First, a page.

The Utah Eagle Forum, meantime, mounted a major push against what is known as the Common Core Curriculum, a set of standards that Utah formulated in conjunction with other states.

The curriculum, said Eagle Forum president Gayle Ruzicka, "has been co-opted by Obama," and the state can do a better job setting its own standards.

State Superintendent Larry Shumway said he understands the concern opponents have, considering the reach of the federal government. But, he emphasized, "These are not their standards. I refuse to let them have them."

In addition, the Legislature considered a slew of other bills and resolutions objecting to airline security screening, supporting gold as a legal tender in the state, affirming Utahns' ability to farm their own food, opposing federal regulation of hydraulic fracturing of oil and gas wells, eliminating daylight savings, and opposing the potential detention of Americans authorized in a recent defense bill passed by Congress.

"I think what has happened is we've had it," said Ruzicka. "Everything they try to do up here [runs into] the federal government. Pretty soon, you've had it. You say, 'We are a sovereign state.' … I think we've just started trying to make it happen."

Rep. Brian King, D-Salt Lake City, said the outrage over the heavy hand of Washington is inconsistent with the state's own treatment of cities and counties.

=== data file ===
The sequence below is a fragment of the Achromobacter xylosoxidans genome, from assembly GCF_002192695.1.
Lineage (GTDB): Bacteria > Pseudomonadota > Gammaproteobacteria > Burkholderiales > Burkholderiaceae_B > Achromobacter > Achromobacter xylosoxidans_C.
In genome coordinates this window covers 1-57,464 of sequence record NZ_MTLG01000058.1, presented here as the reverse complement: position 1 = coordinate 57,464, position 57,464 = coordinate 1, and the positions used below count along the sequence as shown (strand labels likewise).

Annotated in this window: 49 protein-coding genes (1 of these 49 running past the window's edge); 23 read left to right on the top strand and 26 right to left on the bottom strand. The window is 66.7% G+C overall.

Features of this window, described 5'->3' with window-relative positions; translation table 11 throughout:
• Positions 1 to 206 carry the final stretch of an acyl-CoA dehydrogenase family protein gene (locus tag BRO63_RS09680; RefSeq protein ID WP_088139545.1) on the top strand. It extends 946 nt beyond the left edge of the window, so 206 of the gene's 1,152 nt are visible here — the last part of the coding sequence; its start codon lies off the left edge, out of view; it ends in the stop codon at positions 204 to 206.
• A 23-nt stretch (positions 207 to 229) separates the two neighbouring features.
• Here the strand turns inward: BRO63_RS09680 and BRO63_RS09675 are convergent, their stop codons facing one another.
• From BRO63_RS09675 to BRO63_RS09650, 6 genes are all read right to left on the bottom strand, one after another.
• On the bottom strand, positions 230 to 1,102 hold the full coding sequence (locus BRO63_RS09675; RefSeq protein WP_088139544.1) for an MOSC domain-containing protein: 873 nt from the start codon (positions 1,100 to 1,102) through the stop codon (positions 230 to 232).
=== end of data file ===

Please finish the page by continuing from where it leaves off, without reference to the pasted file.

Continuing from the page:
The Legislature sought set limits on cities' landlord regulations and land use planning and issue various directives to school districts.

"We push back against any effort by the federal government to impose mandates, impose restrictions, provide funding with any strings attached but we don't have any hesitation [with local governments], we say 'OK, you need to do this or you can't be doing that,' " King said.

Legislators also played to their conservative base by forbidding schools from teaching any sex education aside from abstinence only and by requiring women to wait 72 hours before having an abortion.

Waddoups defended the sex education change, saying the curriculum that was in place was not in line with Utah's values.

"There was some real anti-family values stuff going on that needed to be changed," he said.

Senate Minority Leader Ross Romero, D-Salt Lake City, said he was hearing a backlash over that bill from constituents who say that teenagers need sex education.

"I think it's important to urge the governor to veto this bill. I think that's an appropriate response. We have overreacted," he said.